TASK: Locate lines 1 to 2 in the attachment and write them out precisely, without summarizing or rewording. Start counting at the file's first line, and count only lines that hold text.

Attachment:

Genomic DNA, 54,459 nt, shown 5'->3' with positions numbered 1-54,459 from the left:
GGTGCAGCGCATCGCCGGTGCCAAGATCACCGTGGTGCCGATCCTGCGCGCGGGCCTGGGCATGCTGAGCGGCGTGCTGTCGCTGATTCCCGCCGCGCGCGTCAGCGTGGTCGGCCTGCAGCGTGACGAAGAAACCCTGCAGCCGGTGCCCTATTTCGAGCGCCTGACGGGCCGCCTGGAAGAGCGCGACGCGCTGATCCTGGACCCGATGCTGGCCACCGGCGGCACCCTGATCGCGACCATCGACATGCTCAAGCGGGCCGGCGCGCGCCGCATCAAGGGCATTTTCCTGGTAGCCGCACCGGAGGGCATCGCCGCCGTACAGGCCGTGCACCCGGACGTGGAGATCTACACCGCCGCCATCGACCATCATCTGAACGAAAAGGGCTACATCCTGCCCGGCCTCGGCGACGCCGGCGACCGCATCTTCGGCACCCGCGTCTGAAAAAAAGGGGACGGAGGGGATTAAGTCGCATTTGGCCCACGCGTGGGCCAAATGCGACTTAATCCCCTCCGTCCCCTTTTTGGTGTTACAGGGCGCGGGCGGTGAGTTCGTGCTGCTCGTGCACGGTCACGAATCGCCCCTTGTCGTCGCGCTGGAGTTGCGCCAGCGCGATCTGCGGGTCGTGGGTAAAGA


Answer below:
Genomic DNA, 54,459 nt, shown 5'->3' with positions numbered 1-54,459 from the left:
GGTGCAGCGCATCGCCGGTGCCAAGATCACCGTGGTGCCGATCCTGCGCGCGGGCCTGGGCATGCTGAGCGGCGTGCTGTCGCTGATTCCCGCCGCGCGCGTCAGCGTGGTCGGCCTGCAGCGTGACGAAGAAACCCTGCAGCCGGTGCCCTATTTCGAGCGCCTGACGGGCCGCCTGGAAGAGCGCGACGCGCTGATCCTGGACCCGATGCTGGCCACCGGCGGCACCCTGATCGCGACCATCGACATGCTCAAGCGGGCCGGCGCGCGCCGCATCAAGGGCATTTTCCTGGTAGCCGCACCGGAGGGCATCGCCGCCGTACAGGCCGTGCACCCGGACGTGGAGATCTACACCGCCGCCATCGACCATCATCTGAACGAAAAGGGCTACATCCTGCCCGGCCTCGGCGACGCCGGCGACCGCATCTTCGGCACCCGCGTCTGAAAAAAAGGGGACGGAGGGGATTAAGTCGCATTTGGCCCACGCGTGGGCCAAATGCGACTTAATCCCCTCCGTCCCCTTTTTGGTGTTACAGGGCGCGGGCGGTGAGTTCGTGCTGCTCGTGCACGGTCACGAATCGCCCCTTGTCGTCGCGCTGGAGTTGCGCCAGCGCGATCTGCGGGTCGTGGGTAAAGA